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Design Thinking for patient partnerships in research

On Monday, 21st March 2022, Gilly and Bettina from MPNE attended the Conference on Civic Engagement in EU Missions. This was a high level event under the French Presidency of the EU council and took place at the French Economic, Social and Environmental Council in Paris. The replay of the event are now available here:

As the name of the event suggests, the topic was: how do citizens effectively take part in missions? Cancer patients are citizens with a particular concern- cancer. In the last decade, survival in Melanoma has considerably improved but not for everyone and not for all types of Melanoma, so research remains critical for our community. No surprise therefore that one of MPNE's particular interest is patient involvement in research with the aim to get better research faster.

We in MPNE have been involved in a number of research projects, most importantly projects funded under the Horizon 2020 program of the European Union- find out more here - but participated in many more grant applications, grant reviews, publications, trial protocols and teaching. What we have consistently noted that despite best intentions, truly involving patients in research is hard. It requires not only motivation but also time and opportunities to build trust and understanding between the different parties. We found it particularly frustrating that that usually took nearly till the end of the project- and have been wondering ever since whether there weren't ways to accelerate the process. And when we went looking, others had similar experiences!

Coming back to the Paris event....over the past months, an informal consortium of the

BMBF, the German Federal Ministry of Education and Research,

SIRIC-BRIO, the integrated cancer research site of Bordeaux in France,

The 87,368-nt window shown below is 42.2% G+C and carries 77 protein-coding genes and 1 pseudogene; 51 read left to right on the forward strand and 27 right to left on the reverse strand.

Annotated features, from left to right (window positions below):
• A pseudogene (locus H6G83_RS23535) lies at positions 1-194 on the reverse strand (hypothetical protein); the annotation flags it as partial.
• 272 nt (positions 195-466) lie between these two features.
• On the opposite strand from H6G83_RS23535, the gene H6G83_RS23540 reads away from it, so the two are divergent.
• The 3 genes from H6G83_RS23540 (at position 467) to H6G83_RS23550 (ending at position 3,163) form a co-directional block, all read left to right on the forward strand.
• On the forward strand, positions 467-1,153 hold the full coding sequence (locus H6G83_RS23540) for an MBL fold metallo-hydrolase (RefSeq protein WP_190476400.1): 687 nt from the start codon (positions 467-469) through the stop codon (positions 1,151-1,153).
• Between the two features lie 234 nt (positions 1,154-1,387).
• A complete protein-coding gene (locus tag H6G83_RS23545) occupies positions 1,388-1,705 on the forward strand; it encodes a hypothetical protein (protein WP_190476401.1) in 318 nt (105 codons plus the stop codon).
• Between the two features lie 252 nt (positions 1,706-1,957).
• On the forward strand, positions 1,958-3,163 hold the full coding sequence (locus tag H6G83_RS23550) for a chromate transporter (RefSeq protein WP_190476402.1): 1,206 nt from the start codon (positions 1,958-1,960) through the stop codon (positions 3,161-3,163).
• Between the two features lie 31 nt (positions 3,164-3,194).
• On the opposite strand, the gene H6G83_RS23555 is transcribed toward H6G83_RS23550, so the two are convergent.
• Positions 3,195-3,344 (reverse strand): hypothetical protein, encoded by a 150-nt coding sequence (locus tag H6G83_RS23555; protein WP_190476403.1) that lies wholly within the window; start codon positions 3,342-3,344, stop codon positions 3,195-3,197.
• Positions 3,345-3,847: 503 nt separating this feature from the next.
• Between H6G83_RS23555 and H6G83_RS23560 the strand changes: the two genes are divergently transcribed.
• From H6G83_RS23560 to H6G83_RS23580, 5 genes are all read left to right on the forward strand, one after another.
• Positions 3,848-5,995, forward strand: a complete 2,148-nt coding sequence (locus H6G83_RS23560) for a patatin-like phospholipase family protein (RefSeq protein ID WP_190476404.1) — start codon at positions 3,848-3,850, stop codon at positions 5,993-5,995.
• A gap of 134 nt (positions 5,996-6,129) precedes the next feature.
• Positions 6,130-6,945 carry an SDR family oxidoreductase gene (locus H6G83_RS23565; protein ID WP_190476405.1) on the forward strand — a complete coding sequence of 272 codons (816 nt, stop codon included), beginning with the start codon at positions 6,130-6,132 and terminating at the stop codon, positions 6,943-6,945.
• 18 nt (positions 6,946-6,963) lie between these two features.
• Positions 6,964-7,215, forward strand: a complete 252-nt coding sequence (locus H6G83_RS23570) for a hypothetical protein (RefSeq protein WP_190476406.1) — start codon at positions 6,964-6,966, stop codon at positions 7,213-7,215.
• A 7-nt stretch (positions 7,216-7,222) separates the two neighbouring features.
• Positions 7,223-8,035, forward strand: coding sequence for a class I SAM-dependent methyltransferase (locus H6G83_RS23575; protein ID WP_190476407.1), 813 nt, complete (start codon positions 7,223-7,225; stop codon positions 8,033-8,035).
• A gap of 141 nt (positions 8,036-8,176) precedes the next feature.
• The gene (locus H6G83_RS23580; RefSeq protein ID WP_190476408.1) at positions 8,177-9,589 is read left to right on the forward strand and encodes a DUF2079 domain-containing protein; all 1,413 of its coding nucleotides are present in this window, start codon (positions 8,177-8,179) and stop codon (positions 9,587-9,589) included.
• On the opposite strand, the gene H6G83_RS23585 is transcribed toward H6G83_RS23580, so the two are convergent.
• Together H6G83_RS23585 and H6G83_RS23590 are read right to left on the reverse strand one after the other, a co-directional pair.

Vision Zero Cancer, the Swedish Cancer Mission, an innovation ecosystem financed by Vinnova, Sweden's innovation agency,

and MPNE had developed a tool kit to facilitate the involvement of patients in cancer research. The idea behind the tool kit is that by applying Design Thinking one can turn loose exchange into a structured discussion that helps to get to solutions, like a research partnership.

The toolkit is one of the outcomes of increasing collaboration and exchange between partners in the field, greatly catalysed by BMBF’s activities on the principles for successful patient engagement in research under the German Decade against Cancer that includes a dedicated alliance to increase patient participation in research (German only). The principles were launched during the German EU presidency and carried forward by the following EU presidencies Slovenia and Portugal. The past trio urged in a formal letter the current trio of France, Czech Republic and Sweden to continue the work and Christine Chomienne, the vice-chair of the EU Cancer Mission board, stated the intention to do so during her talk at the event in Paris. We are obviously delighted!!

During the event, the consortium organised a workshop with the latest version of the toolkit that consists of an improved partnership canvas and a set of 12 newly developed ‘personas’ (2 research funders, 2 research institutions, 2 researchers, 6 different types of patients/ patient experts/ patient organisations), in addition to being present with a booth in the exhibition area. We hope that next EU presidencies will take up the topic of civic engagement in missions as it was great to see how other missions outside cancer engage citizens and to exchange ideas.

What's next

MPNE participants of Bootcamp21 in Berlin will have worked on an earlier version of the toolkit and the work will now continue, with a formal workbook planned and possible translations. The next iteration of the tool kit will be in collaboration with our UMCURE2020 colleagues from the Champalimaud foundation, if you are interested in joining us 13-15 May in Lisbon, details and how to apply can be found here.

We are also planning project-specific versions, like one that we will design specifically for our current Horizon2020 project, iToBoS.

The toolkit will be available under an Open Source ccbysa licence so that anyone who is interested can adapt and use it.

Looking forward to the next opportunity to work with some great colleagues on the topic!

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